Last edited 23 May 2019

Inglenook

Inglenook.jpg
This modern fireplace has an inglenook on either side incorporating seating.

From the medieval period onwards, the fireplace took pride of place in houses and farmhouses and was typically a large-scale affair. An inglenook (derr. Gaelic ‘aingael’ – fire or light, and Old English ‘ingle’ – fireplace) was a recessed hearth area (or chimney corner) adjoining a fireplace.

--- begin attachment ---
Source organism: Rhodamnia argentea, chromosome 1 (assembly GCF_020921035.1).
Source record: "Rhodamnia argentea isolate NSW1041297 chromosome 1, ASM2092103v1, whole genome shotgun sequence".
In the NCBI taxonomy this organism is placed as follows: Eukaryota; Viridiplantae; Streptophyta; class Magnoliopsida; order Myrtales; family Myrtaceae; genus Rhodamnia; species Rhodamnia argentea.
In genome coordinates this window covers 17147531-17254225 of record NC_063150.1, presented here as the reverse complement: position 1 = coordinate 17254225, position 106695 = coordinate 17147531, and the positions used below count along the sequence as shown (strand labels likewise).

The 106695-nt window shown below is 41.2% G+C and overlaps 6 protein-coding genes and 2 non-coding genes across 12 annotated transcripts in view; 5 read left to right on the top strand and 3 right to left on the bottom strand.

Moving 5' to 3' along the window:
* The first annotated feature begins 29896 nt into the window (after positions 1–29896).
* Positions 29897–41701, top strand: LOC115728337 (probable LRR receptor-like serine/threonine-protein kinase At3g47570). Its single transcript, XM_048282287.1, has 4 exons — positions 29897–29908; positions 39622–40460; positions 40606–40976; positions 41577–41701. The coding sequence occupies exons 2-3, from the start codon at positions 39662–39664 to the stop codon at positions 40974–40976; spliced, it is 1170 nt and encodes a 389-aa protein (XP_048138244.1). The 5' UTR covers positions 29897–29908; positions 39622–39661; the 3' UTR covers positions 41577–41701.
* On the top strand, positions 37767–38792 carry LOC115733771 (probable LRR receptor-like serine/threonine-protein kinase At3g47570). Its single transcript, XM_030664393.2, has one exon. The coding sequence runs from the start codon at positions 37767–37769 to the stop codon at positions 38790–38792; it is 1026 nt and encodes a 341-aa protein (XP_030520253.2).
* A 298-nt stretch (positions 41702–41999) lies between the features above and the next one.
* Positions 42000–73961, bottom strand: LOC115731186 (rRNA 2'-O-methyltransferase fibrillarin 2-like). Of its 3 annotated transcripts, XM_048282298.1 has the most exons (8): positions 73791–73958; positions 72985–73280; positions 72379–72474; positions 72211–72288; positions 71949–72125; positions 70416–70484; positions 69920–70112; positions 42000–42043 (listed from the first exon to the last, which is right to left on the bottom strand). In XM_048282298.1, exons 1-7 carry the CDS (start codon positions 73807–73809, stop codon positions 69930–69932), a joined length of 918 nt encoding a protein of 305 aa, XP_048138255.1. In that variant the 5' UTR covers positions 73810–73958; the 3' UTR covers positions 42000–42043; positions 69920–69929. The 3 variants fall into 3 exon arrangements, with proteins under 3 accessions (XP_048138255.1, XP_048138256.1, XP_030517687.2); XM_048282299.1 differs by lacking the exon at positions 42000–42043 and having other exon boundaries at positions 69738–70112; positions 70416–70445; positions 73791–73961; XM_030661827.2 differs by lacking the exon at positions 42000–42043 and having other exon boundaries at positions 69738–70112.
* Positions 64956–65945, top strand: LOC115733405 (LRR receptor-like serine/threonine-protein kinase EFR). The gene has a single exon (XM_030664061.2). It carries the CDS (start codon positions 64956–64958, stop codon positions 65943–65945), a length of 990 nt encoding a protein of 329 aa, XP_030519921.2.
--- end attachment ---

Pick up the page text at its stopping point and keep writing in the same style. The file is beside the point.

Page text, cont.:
Bigger fireplaces would have recesses large enough for storing food (particularly to keep salt dry, as well as cooking implements, etc) and/or they could house seating. The natural warmth of the spot became a favoured place to cook and to sit and gather; it was therefore a precursor to the modern kitchen.

When kitchens eventually became separate rooms, inglenooks began to be incorporated into living spaces as cosy, warm places to sit.

In addition to their appearance in traditional building, inglenooks enjoyed a brief renaissance during the Arts and Crafts movement but declined following the introduction of central heating.

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